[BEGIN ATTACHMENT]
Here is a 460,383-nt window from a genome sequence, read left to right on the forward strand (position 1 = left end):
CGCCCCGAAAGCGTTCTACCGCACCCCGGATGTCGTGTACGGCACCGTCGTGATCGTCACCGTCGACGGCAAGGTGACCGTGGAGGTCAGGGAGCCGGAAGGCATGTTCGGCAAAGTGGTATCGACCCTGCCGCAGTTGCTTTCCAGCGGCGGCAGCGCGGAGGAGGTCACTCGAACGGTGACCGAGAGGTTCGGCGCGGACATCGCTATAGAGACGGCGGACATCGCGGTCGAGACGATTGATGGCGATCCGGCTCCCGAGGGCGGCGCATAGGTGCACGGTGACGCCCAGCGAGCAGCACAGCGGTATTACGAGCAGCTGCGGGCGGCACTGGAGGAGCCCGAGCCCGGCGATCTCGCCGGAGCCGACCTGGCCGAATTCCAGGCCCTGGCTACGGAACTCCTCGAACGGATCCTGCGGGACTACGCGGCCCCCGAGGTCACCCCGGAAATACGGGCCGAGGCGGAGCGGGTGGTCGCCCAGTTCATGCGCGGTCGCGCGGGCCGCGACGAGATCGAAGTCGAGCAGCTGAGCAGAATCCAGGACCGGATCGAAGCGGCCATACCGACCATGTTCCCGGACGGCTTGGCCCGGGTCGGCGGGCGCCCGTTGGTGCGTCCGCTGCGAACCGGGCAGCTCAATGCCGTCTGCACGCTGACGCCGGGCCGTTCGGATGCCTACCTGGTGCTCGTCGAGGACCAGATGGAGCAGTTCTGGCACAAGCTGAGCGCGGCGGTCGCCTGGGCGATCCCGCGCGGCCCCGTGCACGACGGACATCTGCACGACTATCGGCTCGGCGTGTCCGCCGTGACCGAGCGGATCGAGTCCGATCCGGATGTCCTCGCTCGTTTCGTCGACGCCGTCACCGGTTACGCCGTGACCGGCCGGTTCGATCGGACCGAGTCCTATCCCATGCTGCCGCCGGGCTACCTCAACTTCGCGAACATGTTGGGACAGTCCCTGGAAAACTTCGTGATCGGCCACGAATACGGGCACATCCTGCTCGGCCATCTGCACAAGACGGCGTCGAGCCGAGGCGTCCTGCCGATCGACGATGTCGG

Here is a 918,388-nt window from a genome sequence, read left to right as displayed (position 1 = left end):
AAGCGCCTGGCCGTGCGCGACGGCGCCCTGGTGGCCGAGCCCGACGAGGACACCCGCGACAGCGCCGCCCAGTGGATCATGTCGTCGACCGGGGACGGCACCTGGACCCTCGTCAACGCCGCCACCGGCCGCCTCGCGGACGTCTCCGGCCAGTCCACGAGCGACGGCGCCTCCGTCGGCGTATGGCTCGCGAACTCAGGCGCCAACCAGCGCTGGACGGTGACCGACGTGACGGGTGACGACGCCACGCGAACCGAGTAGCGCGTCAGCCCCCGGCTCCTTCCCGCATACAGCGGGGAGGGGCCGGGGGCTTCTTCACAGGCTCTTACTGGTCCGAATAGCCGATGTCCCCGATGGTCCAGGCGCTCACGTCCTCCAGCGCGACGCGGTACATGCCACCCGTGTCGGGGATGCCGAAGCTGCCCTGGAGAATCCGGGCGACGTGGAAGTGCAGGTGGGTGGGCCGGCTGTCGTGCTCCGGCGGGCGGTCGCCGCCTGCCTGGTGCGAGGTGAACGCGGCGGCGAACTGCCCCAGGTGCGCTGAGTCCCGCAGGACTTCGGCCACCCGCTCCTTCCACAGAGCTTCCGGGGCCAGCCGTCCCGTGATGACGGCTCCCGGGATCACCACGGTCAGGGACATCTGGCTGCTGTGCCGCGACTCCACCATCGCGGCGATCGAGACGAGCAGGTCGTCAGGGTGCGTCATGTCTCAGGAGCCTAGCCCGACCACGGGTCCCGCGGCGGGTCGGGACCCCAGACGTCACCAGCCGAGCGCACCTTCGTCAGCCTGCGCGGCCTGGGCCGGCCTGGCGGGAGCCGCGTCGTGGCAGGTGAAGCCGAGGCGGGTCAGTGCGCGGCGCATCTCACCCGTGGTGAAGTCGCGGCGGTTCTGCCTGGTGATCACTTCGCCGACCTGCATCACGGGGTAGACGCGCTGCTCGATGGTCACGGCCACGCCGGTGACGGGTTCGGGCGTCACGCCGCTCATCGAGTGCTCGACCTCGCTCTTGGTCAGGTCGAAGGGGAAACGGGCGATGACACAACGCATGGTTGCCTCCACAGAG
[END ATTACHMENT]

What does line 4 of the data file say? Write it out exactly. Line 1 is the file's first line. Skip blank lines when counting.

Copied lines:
AAGCGCCTGGCCGTGCGCGACGGCGCCCTGGTGGCCGAGCCCGACGAGGACACCCGCGACAGCGCCGCCCAGTGGATCATGTCGTCGACCGGGGACGGCACCTGGACCCTCGTCAACGCCGCCACCGGCCGCCTCGCGGACGTCTCCGGCCAGTCCACGAGCGACGGCGCCTCCGTCGGCGTATGGCTCGCGAACTCAGGCGCCAACCAGCGCTGGACGGTGACCGACGTGACGGGTGACGACGCCACGCGAACCGAGTAGCGCGTCAGCCCCCGGCTCCTTCCCGCATACAGCGGGGAGGGGCCGGGGGCTTCTTCACAGGCTCTTACTGGTCCGAATAGCCGATGTCCCCGATGGTCCAGGCGCTCACGTCCTCCAGCGCGACGCGGTACATGCCACCCGTGTCGGGGATGCCGAAGCTGCCCTGGAGAATCCGGGCGACGTGGAAGTGCAGGTGGGTGGGCCGGCTGTCGTGCTCCGGCGGGCGGTCGCCGCCTGCCTGGTGCGAGGTGAACGCGGCGGCGAACTGCCCCAGGTGCGCTGAGTCCCGCAGGACTTCGGCCACCCGCTCCTTCCACAGAGCTTCCGGGGCCAGCCGTCCCGTGATGACGGCTCCCGGGATCACCACGGTCAGGGACATCTGGCTGCTGTGCCGCGACTCCACCATCGCGGCGATCGAGACGAGCAGGTCGTCAGGGTGCGTCATGTCTCAGGAGCCTAGCCCGACCACGGGTCCCGCGGCGGGTCGGGACCCCAGACGTCACCAGCCGAGCGCACCTTCGTCAGCCTGCGCGGCCTGGGCCGGCCTGGCGGGAGCCGCGTCGTGGCAGGTGAAGCCGAGGCGGGTCAGTGCGCGGCGCATCTCACCCGTGGTGAAGTCGCGGCGGTTCTGCCTGGTGATCACTTCGCCGACCTGCATCACGGGGTAGACGCGCTGCTCGATGGTCACGGCCACGCCGGTGACGGGTTCGGGCGTCACGCCGCTCATCGAGTGCTCGACCTCGCTCTTGGTCAGGTCGAAGGGGAAACGGGCGATGACACAACGCATGGTTGCCTCCACAGAG